“What prevented Chicago from going the way of Cleveland and Buffalo?” wrote Adam Cohen and Elizabeth Taylor in American Pharaoh, their biography of Mayor Richard J. Daley. “Much of the credit lies with Daley’s aggressive program for downtown redevelopment.”
Why Chicago Didn't Become Detroit (or Cleveland or Buffalo)
Old Man Daley combined the tribal suspicions of an Irish tavern keeper with the municipal ambition of a Roman consul. Inheriting a downtown in which no skyscrapers had been built since the beginning of the Depression, he left it with the Sears Tower and the John Hancock Center.
Daley’s successor, Jane Byrne, invited the movies back to Chicago. (Daley had kept Hollywood out, because screenwriters were no better than journalists at making Chicago look bad, and because blue language and nudity offended his Roman Catholic prudishness.) In the 1980s, The Blues Brothers, Risky Business and Ferris Bueller’s Day Off made Chicago look like a place where a kid from the suburbs could have a good time, and colorized the city’s image, which had been stuck on Al Capone and the riots at the 1968 Democratic National Convention.
Another event that set up Chicago’s rebirth was the AIDS crisis. In the early 1980s, every young gay man wanted to move to New York or San Francisco. Then AIDS struck the saltwater coasts. A young South Sider named Tom Tunney decided he would be safer in Chicago, and took a job in a hotel in Lake View, which was then a crummy neighborhood surrounding Wrigley Field. The 1980s were a low point for urban America, so gays were welcome to the inner city. As one demographer after another has pointed out, gays attract creative types to a city by sending the message that it’s a tolerant place, open to new ideas and lifestyles. When Joe Lambert graduated from Michigan State, he headed straight to Lake View, where he joined thousands of other newly-graduated web developers, graphic designers, publicists and personal banking representatives. By then, Tunney was Lake View’s alderman.
However, it was under Daley’s son, Richard M., that Chicago became a global city. During Old Man Daley’s reign in the 1950s, ’60s, and ’70s, he never thought about Chicago’s relationship to the rest of the world. He didn’t have to. In those years, when America still made everything it needed, this country was Rome and Imperial Britain rolled into one.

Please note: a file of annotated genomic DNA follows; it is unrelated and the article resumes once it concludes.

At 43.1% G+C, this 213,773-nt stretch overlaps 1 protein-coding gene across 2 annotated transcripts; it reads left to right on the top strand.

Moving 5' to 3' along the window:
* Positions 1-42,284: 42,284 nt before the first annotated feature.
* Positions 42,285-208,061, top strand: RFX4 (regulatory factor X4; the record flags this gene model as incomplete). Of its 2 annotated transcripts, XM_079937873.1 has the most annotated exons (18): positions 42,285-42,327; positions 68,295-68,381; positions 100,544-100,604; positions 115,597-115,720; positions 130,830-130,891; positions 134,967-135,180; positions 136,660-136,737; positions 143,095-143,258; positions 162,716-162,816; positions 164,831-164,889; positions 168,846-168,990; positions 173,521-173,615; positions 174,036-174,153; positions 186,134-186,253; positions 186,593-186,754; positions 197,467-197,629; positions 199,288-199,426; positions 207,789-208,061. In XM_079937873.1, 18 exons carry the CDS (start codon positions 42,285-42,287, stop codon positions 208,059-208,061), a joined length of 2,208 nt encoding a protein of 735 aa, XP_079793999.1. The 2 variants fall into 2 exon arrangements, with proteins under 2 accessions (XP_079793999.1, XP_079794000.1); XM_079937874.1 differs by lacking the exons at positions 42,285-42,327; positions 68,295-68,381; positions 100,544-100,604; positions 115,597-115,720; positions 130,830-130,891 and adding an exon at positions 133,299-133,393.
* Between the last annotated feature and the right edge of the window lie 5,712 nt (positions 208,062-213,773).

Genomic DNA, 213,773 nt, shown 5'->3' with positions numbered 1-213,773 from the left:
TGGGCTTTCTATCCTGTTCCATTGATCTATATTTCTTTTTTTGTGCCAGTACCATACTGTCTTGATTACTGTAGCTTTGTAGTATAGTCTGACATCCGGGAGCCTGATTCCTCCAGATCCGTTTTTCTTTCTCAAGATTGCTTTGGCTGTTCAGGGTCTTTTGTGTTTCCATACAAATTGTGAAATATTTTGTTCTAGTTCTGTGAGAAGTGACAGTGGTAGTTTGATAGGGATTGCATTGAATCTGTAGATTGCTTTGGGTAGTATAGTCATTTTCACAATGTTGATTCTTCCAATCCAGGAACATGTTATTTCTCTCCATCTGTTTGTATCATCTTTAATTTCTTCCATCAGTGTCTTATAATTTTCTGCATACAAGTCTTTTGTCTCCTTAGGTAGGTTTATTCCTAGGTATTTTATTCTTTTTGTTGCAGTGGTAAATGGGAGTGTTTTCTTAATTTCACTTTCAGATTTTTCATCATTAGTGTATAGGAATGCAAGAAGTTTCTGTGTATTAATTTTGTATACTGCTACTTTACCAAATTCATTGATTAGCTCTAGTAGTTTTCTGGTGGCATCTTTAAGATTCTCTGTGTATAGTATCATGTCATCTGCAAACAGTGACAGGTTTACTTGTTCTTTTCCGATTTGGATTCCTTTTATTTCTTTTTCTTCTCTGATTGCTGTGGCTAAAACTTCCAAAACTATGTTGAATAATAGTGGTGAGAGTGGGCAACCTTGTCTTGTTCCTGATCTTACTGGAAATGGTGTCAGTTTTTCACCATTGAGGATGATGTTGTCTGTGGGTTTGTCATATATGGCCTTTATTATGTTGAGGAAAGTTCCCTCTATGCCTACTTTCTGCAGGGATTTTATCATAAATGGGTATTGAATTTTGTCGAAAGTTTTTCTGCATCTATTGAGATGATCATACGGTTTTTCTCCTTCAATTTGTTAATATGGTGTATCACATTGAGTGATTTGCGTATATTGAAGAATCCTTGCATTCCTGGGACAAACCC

“There was no globalization at that time,” said Gery Chico, who grew up near the Union Stock Yards, and became Richard M. Daley’s chief of staff. (The stockyards, setting of Upton Sinclair’s The Jungle, closed in 1971, an early blow to blue-collar Chicago.) “Economies were largely siloed. There wasn’t the interconnectedness of trading, with its currencies, commodities, risk devices, you name it. That’s only really come about through means of technology, so when the technology revolution reached maturity in the ’80s and ’90s, that’s what drove globalization. The fastest moving force on the face of the planet is global business.”
Chicago was well-prepared for the day when trading something became more profitable than making something. To begin with, Chicago always had a more diversified economy than its Midwestern rivals. Besides forging steel and slaughtering cattle, Chicago published books, wrote insurance, traded grain futures and issued bank loans. As the headquarters of the Mercantile Exchange and the Board of Trade, it was the Midwest’s financial hub. Chiefly because of the University of Chicago, it was home to more Nobel laureates than any city in the world. And because of Chicago’s geographic position as the Roundhouse of America, O’Hare was the world’s busiest airport. That made it a convenient location for consulting businesses that flew employees all over the country. (The term “yuppie” was popularized by Chicago Tribune columnist Bob Greene, who titled an article on Chicago 7 defendant Jerry Rubin “From Yippie to Yuppie.” In the 1990s, Chicago’s yuppie consultants invented the linguistic device of mixing the present and future tense in the same sentence. “I’m in Phoenix all next week,” they’d say.)
Professional services were Chicago’s new “product.” In 1986, the city’s ad agencies, investment banks, law firms, benefits consultants, accountants and management consultants employed 17,000 people. A dozen years later, they employed 60,000. Boeing announced it was moving its corporate headquarters to the Loop in the same month that Brach’s closed its West Side candy factory, an emblematic moment in Chicago’s transformation from a city that made things to a city that thought about things.